A recent mechanical engineering graduate's experience starting his career

Feb. 26, 2020
Putman media intern Alexandra Ditoro interviews a recent mechanical engineering graduate

Alexandra Ditoro, a current journalism student at Loyola University in Chicago, builds on our last podcast about the academic-practice gap with her interview with Jack Ferguson, a recent graduate of Clemson University and a seal reliability engineer at SEPCO. Alexandra and Jack discuss Jack’s transition from a student to a practitioner, what he felt confident about and what he maybe didn’t feel so confident about as he started his career.

Below is a portion of the interview. The full transcript is available here.

Alexandra: So, if this side of engineering and of manufacturing was something you were unfamiliar with, what made you interested in it? What made you pursue this job? Is there anything about it that made you want to go into this specific area?

Jack: Well, as I was kinda coming out of school, I knew I wanted to go into some sort of manufacturing area, something a little more hands-on. I found I didn't really like design work all that much. And, to be honest, this job was the first job that I was able to get a job offer for after college. And I was told by everybody that it was a great place to work, and that everyone was really nice, and it was interesting. So, that's why I chose to work here.

Alexandra: Great. And since graduating and since coming into this new position, what's the top lesson you've learned since entering the field?

Jack: That things in the field are a lot different than things in the classroom, you know? Where everything in the classroom, like I said before, is nice, and neat, and easy, and organized, in the field, it's just not, and there's so much variation that can go on and so many different things that can happen that if you're just going off of classroom experience, you're not gonna be prepared for it.

Alexandra: Could you go into detail about some of those things that you're mentioning?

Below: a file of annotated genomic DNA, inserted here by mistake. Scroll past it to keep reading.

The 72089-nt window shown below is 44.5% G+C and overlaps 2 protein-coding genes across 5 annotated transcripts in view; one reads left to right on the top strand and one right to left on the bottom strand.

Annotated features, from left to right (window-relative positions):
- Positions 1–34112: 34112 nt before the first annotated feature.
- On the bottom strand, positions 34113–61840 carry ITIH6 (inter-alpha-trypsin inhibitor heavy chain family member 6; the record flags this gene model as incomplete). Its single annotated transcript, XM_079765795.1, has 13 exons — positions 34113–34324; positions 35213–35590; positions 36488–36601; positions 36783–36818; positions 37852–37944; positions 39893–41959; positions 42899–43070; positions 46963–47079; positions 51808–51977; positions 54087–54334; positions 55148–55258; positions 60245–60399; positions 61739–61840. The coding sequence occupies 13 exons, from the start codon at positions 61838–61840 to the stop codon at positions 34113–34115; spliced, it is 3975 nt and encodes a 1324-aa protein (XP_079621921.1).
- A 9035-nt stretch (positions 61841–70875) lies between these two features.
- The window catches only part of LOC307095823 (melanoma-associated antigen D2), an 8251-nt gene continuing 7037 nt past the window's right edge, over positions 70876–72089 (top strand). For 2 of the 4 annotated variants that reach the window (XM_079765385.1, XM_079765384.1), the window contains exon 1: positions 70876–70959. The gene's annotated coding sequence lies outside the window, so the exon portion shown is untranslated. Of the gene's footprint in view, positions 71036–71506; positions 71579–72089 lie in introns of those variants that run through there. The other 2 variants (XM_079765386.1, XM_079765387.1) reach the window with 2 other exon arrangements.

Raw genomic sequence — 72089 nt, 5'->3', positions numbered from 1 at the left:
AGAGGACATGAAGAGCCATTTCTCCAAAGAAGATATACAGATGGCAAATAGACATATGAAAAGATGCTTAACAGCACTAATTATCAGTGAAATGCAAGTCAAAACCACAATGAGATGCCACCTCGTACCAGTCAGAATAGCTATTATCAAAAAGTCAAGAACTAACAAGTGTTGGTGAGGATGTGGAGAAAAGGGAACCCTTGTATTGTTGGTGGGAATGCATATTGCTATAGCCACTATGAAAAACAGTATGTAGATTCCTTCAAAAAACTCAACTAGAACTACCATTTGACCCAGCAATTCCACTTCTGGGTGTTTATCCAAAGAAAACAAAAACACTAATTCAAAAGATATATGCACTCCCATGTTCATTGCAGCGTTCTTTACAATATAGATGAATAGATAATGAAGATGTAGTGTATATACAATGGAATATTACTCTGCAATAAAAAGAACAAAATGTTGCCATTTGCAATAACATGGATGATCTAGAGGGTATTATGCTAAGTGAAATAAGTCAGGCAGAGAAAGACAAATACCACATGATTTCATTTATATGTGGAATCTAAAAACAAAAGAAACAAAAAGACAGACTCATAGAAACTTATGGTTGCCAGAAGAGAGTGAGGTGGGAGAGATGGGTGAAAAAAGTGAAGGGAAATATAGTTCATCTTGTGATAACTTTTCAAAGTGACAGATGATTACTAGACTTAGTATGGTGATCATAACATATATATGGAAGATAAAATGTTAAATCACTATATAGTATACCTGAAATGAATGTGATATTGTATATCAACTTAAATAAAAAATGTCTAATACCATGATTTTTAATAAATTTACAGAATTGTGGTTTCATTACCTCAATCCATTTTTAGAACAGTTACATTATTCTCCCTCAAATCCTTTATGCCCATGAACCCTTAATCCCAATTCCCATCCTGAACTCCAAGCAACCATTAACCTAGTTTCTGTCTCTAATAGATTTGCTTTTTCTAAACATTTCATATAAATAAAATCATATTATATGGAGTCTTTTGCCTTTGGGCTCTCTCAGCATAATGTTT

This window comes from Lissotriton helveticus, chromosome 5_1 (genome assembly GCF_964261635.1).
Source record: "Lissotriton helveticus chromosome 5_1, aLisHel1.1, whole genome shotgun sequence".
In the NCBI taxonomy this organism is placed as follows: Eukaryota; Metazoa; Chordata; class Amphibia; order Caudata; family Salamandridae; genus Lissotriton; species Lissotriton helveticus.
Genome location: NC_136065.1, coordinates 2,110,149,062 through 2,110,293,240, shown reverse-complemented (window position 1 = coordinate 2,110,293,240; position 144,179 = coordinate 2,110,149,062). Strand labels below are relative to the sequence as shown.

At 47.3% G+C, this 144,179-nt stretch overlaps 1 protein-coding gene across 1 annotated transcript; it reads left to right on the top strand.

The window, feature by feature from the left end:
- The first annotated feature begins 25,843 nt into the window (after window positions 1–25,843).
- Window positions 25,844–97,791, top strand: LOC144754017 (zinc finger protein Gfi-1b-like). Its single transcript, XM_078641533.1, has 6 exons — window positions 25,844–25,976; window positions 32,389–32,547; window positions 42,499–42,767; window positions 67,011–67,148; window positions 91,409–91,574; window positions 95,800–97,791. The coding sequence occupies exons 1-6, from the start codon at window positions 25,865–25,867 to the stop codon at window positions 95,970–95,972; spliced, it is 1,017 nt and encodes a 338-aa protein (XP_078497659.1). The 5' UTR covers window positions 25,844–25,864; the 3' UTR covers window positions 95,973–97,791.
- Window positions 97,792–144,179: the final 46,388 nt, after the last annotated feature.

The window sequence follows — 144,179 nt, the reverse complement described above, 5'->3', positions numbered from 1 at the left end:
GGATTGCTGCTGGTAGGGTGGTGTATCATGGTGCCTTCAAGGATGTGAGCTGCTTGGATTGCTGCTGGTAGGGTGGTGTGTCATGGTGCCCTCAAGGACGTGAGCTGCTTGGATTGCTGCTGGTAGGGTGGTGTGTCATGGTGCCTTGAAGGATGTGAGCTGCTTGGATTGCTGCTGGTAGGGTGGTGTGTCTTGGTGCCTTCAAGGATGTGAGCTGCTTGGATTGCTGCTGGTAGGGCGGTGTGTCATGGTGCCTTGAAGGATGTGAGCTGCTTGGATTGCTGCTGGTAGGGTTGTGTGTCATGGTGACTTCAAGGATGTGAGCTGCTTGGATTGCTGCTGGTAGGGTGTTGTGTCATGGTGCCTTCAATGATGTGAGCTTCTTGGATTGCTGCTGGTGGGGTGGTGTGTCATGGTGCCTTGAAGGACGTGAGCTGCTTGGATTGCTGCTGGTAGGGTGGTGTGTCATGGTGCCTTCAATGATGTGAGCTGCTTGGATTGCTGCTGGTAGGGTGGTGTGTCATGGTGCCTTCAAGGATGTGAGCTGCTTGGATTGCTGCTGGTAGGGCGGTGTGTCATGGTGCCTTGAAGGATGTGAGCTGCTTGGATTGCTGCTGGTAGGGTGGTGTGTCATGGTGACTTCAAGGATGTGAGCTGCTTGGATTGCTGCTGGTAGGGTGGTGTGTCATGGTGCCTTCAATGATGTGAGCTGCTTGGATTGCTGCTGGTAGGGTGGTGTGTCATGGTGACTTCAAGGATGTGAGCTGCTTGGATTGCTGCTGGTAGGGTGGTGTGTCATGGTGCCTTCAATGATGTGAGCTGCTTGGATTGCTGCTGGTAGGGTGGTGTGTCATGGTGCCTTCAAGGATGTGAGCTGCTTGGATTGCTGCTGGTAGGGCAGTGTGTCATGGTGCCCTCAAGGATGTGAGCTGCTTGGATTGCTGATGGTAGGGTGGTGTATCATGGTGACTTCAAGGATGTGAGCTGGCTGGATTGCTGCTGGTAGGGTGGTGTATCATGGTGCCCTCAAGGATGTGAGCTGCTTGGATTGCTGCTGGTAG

Jack: Well, a lot of it is like in the classroom, we assumed that a pump worked perfectly and things like that, but I went to a plant recently where their product was just leaking all over the place because their seals were bad. And that introduces a lot of variability in their process, a lot of inefficiency in their process, and things like that, and that's just not something that we covered at all.

Read the full transcript.

Sponsored Recommendations

2024 State of Technology Report: Motors, Drives & Motion

Motion makes manufacturing move. Motors and drives are at the core of industrial operations. Without them, production comes to a halt. This new State of Technology Report from...

Case Study: Conveyor Solution for Unique Application

Find out how the Motion Automation Intelligence Conveyor Engineering team provided a new and reliable conveyance solution that helped a manufacturer turn downtime into uptime....

2024 State of Technology Report: PLCs & PACs

Programmable logic controllers (PLCs) have been a popular method of machine control since the PLC was invented in the late 1960s as a replacement for relay logic. The similarly...

Power Distribution Resource Guide

When it comes to selecting the right power supply, there are many key factors and best practices to consider.